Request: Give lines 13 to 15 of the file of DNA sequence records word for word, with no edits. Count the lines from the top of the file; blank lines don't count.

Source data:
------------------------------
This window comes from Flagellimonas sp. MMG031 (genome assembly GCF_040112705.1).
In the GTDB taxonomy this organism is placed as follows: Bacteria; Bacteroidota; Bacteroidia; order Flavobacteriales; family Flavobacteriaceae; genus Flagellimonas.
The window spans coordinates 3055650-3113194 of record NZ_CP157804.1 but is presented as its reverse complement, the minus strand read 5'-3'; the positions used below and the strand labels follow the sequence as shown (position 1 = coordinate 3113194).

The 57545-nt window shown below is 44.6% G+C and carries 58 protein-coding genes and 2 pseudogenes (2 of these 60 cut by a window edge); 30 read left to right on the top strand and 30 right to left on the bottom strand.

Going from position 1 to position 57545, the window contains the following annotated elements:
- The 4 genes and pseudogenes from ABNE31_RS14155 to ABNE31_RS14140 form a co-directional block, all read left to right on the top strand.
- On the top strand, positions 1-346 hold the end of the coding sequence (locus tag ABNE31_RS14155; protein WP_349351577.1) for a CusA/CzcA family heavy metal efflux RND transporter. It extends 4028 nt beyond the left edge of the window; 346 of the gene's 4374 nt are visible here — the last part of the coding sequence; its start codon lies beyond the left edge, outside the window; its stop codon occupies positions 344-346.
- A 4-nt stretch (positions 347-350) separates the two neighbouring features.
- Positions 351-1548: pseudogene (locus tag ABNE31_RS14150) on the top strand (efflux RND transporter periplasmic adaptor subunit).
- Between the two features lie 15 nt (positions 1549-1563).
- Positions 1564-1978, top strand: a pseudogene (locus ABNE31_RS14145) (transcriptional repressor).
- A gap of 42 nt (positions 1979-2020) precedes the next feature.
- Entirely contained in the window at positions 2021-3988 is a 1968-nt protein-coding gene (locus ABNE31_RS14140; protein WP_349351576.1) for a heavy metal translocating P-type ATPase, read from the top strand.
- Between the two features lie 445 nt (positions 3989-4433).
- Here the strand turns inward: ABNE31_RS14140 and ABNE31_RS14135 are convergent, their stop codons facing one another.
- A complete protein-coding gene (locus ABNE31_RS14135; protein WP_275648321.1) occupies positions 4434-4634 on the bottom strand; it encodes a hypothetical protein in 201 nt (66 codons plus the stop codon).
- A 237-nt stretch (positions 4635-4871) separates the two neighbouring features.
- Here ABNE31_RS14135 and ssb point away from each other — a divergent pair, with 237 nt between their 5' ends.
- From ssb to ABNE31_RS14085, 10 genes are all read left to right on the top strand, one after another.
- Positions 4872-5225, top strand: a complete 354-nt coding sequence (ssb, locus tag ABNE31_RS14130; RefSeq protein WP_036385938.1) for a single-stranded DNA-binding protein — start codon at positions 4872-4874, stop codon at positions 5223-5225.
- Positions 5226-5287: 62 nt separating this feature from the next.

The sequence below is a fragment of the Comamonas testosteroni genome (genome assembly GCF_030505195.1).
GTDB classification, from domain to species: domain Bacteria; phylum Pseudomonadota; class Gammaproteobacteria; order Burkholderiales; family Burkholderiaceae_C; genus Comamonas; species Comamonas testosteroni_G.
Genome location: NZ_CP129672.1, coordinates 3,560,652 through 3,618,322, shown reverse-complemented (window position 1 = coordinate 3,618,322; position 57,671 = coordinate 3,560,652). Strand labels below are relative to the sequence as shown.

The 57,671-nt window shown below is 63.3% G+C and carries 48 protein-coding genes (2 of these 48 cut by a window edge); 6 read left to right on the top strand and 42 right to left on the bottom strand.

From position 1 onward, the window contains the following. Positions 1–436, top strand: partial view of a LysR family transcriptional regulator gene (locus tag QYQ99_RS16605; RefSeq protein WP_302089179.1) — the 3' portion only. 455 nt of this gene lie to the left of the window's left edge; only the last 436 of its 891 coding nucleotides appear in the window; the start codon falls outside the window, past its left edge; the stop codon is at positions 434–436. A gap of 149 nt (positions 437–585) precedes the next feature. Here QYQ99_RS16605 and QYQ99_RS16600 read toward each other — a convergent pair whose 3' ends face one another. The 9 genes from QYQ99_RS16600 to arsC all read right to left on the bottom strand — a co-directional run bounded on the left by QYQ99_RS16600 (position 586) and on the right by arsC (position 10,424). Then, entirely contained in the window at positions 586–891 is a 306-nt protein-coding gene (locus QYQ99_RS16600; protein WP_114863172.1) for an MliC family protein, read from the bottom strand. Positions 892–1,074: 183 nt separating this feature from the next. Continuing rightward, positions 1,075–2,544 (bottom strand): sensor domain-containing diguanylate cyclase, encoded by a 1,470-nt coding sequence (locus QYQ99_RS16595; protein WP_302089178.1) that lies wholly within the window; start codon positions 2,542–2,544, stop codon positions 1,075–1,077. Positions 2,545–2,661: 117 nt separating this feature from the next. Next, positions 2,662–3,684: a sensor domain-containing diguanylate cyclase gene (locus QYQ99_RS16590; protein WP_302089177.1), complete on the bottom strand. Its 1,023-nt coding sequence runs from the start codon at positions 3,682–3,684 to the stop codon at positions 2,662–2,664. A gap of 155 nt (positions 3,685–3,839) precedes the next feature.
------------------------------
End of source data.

- Entirely contained in the window at positions 2021-3988 is a 1968-nt protein-coding gene (locus ABNE31_RS14140; protein WP_349351576.1) for a heavy metal translocating P-type ATPase, read from the top strand.
- Between the two features lie 445 nt (positions 3989-4433).
- Here the strand turns inward: ABNE31_RS14140 and ABNE31_RS14135 are convergent, their stop codons facing one another.